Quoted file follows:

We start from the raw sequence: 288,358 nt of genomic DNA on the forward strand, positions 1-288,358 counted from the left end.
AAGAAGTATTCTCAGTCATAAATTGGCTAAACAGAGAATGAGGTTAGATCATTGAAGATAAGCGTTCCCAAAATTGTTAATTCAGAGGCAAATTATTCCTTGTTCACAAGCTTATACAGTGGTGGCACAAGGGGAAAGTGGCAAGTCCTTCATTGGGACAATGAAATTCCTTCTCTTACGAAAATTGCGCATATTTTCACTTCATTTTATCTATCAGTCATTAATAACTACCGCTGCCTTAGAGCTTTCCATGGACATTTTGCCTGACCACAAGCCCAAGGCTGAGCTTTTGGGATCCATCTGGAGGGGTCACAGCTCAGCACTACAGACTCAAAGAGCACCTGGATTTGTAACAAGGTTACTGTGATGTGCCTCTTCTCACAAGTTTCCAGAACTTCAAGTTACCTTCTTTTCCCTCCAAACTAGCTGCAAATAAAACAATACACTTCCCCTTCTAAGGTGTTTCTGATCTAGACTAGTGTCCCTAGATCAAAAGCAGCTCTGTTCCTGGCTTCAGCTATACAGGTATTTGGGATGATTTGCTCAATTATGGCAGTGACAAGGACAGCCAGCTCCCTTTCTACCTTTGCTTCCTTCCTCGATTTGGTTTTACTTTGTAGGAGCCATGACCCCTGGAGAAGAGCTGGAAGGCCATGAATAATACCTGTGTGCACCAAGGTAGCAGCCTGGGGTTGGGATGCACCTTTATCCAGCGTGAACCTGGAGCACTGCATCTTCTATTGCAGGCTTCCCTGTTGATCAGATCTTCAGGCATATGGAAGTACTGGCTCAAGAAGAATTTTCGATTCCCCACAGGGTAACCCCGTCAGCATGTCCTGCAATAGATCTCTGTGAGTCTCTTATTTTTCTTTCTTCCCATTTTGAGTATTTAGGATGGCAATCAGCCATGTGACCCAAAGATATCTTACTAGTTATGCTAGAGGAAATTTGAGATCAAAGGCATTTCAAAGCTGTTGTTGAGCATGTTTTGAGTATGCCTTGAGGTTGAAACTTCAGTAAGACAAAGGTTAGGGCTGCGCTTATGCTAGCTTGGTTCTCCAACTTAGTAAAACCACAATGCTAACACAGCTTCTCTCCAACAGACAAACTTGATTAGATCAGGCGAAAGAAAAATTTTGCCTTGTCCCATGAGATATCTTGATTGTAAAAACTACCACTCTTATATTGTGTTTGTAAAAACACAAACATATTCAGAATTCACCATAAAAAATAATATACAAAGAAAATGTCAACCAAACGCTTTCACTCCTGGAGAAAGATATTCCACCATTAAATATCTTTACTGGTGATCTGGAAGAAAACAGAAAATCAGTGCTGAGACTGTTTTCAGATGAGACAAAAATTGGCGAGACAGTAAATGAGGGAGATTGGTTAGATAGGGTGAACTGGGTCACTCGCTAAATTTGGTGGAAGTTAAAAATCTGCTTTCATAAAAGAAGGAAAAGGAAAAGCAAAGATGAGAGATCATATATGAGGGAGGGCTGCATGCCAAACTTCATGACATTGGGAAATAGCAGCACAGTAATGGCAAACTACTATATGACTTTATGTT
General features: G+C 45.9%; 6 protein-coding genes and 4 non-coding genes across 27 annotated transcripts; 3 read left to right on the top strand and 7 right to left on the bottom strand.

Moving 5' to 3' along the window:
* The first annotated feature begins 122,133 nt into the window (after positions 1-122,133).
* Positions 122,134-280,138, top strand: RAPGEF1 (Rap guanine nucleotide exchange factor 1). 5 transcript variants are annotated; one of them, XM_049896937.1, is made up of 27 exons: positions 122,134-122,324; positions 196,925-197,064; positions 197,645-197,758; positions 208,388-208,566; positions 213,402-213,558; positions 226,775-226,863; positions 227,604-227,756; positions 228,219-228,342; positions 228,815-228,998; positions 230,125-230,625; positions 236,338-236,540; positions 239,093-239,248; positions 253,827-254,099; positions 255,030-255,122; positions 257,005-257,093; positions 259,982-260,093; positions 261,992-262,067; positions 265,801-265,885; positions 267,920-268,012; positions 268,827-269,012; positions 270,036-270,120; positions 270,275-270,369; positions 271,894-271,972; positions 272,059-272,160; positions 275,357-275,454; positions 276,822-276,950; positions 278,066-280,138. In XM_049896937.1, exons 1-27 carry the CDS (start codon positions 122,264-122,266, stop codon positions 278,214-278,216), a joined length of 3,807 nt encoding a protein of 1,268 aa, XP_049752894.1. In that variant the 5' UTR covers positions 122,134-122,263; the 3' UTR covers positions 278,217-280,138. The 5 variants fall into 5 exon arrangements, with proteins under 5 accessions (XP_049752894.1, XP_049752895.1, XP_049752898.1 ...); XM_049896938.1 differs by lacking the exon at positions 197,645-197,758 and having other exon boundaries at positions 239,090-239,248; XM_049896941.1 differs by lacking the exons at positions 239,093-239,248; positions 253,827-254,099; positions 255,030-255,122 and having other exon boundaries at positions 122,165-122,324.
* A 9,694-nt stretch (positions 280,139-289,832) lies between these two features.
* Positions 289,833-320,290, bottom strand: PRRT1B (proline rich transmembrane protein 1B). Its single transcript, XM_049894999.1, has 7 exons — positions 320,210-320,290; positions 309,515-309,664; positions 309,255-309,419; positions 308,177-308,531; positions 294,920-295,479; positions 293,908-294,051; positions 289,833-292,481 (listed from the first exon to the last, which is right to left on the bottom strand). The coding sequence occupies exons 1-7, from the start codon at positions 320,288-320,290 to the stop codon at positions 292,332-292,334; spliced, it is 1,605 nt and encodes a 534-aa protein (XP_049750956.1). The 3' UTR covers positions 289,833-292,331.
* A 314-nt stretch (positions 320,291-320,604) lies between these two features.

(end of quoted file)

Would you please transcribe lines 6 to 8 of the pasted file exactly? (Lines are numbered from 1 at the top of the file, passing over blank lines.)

* Positions 122,134-280,138, top strand: RAPGEF1 (Rap guanine nucleotide exchange factor 1). 5 transcript variants are annotated; one of them, XM_049896937.1, is made up of 27 exons: positions 122,134-122,324; positions 196,925-197,064; positions 197,645-197,758; positions 208,388-208,566; positions 213,402-213,558; positions 226,775-226,863; positions 227,604-227,756; positions 228,219-228,342; positions 228,815-228,998; positions 230,125-230,625; positions 236,338-236,540; positions 239,093-239,248; positions 253,827-254,099; positions 255,030-255,122; positions 257,005-257,093; positions 259,982-260,093; positions 261,992-262,067; positions 265,801-265,885; positions 267,920-268,012; positions 268,827-269,012; positions 270,036-270,120; positions 270,275-270,369; positions 271,894-271,972; positions 272,059-272,160; positions 275,357-275,454; positions 276,822-276,950; positions 278,066-280,138. In XM_049896937.1, exons 1-27 carry the CDS (start codon positions 122,264-122,266, stop codon positions 278,214-278,216), a joined length of 3,807 nt encoding a protein of 1,268 aa, XP_049752894.1. In that variant the 5' UTR covers positions 122,134-122,263; the 3' UTR covers positions 278,217-280,138. The 5 variants fall into 5 exon arrangements, with proteins under 5 accessions (XP_049752894.1, XP_049752895.1, XP_049752898.1 ...); XM_049896938.1 differs by lacking the exon at positions 197,645-197,758 and having other exon boundaries at positions 239,090-239,248; XM_049896941.1 differs by lacking the exons at positions 239,093-239,248; positions 253,827-254,099; positions 255,030-255,122 and having other exon boundaries at positions 122,165-122,324.
* A 9,694-nt stretch (positions 280,139-289,832) lies between these two features.
* Positions 289,833-320,290, bottom strand: PRRT1B (proline rich transmembrane protein 1B). Its single transcript, XM_049894999.1, has 7 exons — positions 320,210-320,290; positions 309,515-309,664; positions 309,255-309,419; positions 308,177-308,531; positions 294,920-295,479; positions 293,908-294,051; positions 289,833-292,481 (listed from the first exon to the last, which is right to left on the bottom strand). The coding sequence occupies exons 1-7, from the start codon at positions 320,288-320,290 to the stop codon at positions 292,332-292,334; spliced, it is 1,605 nt and encodes a 534-aa protein (XP_049750956.1). The 3' UTR covers positions 289,833-292,331.